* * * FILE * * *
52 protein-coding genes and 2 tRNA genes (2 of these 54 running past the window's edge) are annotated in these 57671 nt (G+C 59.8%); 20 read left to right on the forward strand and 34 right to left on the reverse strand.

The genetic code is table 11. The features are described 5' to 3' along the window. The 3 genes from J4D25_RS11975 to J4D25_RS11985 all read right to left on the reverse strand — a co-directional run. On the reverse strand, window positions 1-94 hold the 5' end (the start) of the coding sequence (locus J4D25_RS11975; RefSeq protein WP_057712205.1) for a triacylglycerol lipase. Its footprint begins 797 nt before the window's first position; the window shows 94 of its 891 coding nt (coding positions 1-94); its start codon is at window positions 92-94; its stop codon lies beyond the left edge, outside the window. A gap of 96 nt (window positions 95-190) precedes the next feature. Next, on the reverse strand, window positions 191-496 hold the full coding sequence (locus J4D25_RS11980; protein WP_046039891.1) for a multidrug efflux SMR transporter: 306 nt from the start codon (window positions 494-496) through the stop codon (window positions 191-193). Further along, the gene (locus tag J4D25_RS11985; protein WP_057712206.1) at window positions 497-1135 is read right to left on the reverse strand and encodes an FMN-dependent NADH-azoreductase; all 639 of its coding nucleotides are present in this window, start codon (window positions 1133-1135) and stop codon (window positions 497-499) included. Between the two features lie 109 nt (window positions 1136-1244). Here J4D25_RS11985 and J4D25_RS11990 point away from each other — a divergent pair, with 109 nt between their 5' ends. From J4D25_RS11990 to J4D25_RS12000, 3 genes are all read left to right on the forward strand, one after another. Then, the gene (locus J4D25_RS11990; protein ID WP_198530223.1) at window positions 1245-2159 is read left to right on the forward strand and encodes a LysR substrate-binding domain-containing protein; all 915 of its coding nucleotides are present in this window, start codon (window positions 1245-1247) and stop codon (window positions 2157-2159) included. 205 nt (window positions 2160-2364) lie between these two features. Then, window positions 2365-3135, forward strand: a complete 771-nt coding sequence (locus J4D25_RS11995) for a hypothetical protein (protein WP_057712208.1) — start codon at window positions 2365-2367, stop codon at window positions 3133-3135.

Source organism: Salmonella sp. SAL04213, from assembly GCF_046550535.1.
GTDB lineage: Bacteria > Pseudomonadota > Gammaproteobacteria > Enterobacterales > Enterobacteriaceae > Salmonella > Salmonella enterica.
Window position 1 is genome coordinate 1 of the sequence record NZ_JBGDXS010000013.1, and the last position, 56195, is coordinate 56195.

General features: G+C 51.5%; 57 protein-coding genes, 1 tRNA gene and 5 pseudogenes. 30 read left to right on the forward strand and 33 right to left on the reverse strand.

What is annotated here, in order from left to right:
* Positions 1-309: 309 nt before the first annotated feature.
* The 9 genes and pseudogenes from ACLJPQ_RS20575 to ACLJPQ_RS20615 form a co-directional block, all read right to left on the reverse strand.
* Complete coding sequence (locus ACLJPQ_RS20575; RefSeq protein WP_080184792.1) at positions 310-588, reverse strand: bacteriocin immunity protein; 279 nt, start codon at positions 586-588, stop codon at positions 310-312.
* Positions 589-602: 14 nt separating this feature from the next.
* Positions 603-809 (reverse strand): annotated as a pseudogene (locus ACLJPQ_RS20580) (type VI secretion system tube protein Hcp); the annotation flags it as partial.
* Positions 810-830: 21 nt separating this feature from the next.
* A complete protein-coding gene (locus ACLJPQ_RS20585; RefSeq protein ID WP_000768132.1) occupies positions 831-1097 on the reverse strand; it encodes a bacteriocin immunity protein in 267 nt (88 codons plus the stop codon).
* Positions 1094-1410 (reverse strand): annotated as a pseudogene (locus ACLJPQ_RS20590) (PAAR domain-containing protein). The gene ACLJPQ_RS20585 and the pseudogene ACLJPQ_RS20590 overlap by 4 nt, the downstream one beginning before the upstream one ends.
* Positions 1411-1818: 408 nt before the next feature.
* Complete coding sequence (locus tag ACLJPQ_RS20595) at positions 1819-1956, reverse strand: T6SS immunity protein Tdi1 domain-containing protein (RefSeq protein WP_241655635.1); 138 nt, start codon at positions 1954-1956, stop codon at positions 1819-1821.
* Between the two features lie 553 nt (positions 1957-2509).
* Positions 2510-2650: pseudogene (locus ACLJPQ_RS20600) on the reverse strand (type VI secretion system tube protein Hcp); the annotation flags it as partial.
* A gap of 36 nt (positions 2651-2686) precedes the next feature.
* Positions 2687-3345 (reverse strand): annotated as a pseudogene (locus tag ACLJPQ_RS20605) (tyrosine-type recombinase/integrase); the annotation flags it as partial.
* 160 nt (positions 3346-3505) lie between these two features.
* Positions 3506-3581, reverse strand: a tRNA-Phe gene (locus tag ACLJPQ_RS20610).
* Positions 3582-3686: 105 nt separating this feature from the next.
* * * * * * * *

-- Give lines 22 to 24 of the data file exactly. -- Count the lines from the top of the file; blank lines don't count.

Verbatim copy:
* 160 nt (positions 3346-3505) lie between these two features.
* Positions 3506-3581, reverse strand: a tRNA-Phe gene (locus tag ACLJPQ_RS20610).
* Positions 3582-3686: 105 nt separating this feature from the next.